Exhibiting artist Alice Creischer and curators Andreas Siekmann and
Max Jorge Hinderer discuss their seminal exhibition The Potosi Principle on the circulation of art and wealth during Spanish colonial rule.
About the Potosí Principle exhibition
Potosí, the famous silver-mining city, synonymous with immense wealth and unbridled exploitation, was the capital of the mining industry in Latin America from the 16th to the 18th century and played a crucial role in the development of European capitalism and the migrations associated with it. Even today, the expression ‘vale un Potosí’ / ‘worth a fortune’ is commonly used in Spanish.
It marked a critical approach and another way of looking at the Bicentenario – the 200th anniversary of the independence movement in Latin America. It addresses the relationships between trade and art transfers and economic structures and ways of thinking in Latin America and Europe and their social effects on both continents, both before and after the citizens’ revolutions of the 19th century.
The ‘Andean Baroque’ works presented in The Potosí-Principle prove that cultural hegemony is a reflection not of cultural greatness, but of violence. The exhibition uses this form of painting to investigate structural similarities between the colonialism that brought forth Modernism and the current global regime of Neoliberalism. Contemporary artists respond to the baroque images with their own works. In this way, they create a link to issues still current today, such as the role of women in colonial society or the effects of the transnational soy bean monoculture on modern-day South America.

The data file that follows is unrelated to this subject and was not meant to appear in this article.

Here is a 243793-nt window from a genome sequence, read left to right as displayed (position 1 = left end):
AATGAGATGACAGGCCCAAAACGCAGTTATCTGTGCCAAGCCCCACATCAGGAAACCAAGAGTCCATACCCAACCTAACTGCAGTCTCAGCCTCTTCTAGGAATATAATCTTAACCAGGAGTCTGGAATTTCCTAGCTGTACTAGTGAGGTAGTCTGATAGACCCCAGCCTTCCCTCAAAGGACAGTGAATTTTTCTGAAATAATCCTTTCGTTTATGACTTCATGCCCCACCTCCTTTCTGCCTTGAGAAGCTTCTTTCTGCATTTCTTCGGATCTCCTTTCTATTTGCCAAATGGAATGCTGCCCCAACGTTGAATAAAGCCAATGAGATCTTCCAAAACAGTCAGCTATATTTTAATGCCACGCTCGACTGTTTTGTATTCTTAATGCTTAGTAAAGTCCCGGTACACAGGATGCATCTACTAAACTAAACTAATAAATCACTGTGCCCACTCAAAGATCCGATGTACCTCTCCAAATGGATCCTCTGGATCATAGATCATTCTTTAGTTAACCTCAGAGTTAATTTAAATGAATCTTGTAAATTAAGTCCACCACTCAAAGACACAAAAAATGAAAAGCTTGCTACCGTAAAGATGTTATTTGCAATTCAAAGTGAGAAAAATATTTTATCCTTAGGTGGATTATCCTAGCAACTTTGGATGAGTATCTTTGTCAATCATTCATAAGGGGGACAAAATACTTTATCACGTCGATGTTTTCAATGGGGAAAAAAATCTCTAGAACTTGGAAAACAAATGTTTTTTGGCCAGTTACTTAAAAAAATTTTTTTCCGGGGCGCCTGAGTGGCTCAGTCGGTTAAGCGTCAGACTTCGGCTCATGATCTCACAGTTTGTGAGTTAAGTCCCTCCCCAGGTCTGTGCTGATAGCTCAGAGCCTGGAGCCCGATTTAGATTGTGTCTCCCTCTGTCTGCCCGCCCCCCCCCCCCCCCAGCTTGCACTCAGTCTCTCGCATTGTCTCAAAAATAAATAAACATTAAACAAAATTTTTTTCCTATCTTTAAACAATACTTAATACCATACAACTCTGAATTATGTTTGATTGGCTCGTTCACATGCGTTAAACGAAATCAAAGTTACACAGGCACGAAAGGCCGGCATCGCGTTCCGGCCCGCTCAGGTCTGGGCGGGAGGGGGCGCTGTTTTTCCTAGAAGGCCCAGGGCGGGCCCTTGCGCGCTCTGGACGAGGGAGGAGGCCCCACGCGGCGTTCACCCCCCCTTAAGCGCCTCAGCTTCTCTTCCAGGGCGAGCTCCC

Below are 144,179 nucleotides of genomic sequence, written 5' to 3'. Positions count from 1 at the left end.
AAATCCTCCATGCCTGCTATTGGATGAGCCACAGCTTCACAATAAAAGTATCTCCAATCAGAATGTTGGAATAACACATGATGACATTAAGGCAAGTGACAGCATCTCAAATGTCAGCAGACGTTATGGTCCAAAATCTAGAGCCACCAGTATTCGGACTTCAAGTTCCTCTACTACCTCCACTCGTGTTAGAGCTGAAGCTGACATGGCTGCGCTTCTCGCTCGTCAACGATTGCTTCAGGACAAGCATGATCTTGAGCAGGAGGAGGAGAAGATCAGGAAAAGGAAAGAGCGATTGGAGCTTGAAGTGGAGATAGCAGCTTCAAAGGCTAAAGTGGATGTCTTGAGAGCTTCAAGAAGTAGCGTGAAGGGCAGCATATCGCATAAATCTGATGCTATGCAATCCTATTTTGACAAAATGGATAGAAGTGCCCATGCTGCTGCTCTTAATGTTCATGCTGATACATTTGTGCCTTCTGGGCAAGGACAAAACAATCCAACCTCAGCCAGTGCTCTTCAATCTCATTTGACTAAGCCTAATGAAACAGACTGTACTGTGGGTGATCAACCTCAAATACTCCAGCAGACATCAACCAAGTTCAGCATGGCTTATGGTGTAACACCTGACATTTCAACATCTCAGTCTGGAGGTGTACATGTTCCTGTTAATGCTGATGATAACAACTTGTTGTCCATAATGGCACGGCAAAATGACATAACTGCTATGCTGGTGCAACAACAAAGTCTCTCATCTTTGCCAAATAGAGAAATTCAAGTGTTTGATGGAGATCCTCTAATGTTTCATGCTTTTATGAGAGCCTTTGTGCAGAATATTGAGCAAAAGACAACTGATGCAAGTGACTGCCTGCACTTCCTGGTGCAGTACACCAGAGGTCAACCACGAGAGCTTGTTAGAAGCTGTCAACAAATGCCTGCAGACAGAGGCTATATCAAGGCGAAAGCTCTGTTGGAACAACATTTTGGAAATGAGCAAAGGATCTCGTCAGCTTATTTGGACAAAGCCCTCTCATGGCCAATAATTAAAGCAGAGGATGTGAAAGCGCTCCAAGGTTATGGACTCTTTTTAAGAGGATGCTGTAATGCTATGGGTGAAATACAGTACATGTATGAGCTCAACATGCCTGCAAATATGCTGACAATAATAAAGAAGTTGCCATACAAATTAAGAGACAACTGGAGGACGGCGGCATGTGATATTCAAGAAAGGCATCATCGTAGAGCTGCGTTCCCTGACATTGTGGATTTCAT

The exhibition was shown at the Museo Nacional Centro de Arte Reina Sofía in Madrid and Haus der Kulturen der Weltand in 2010, and also travelled to the Museo Nacional de Arte and the Museo Nacional de Etnografía y Folklore in La Paz.
This event is presented by Iniva in collaboration with Afterall, supported by the Goethe Institut.
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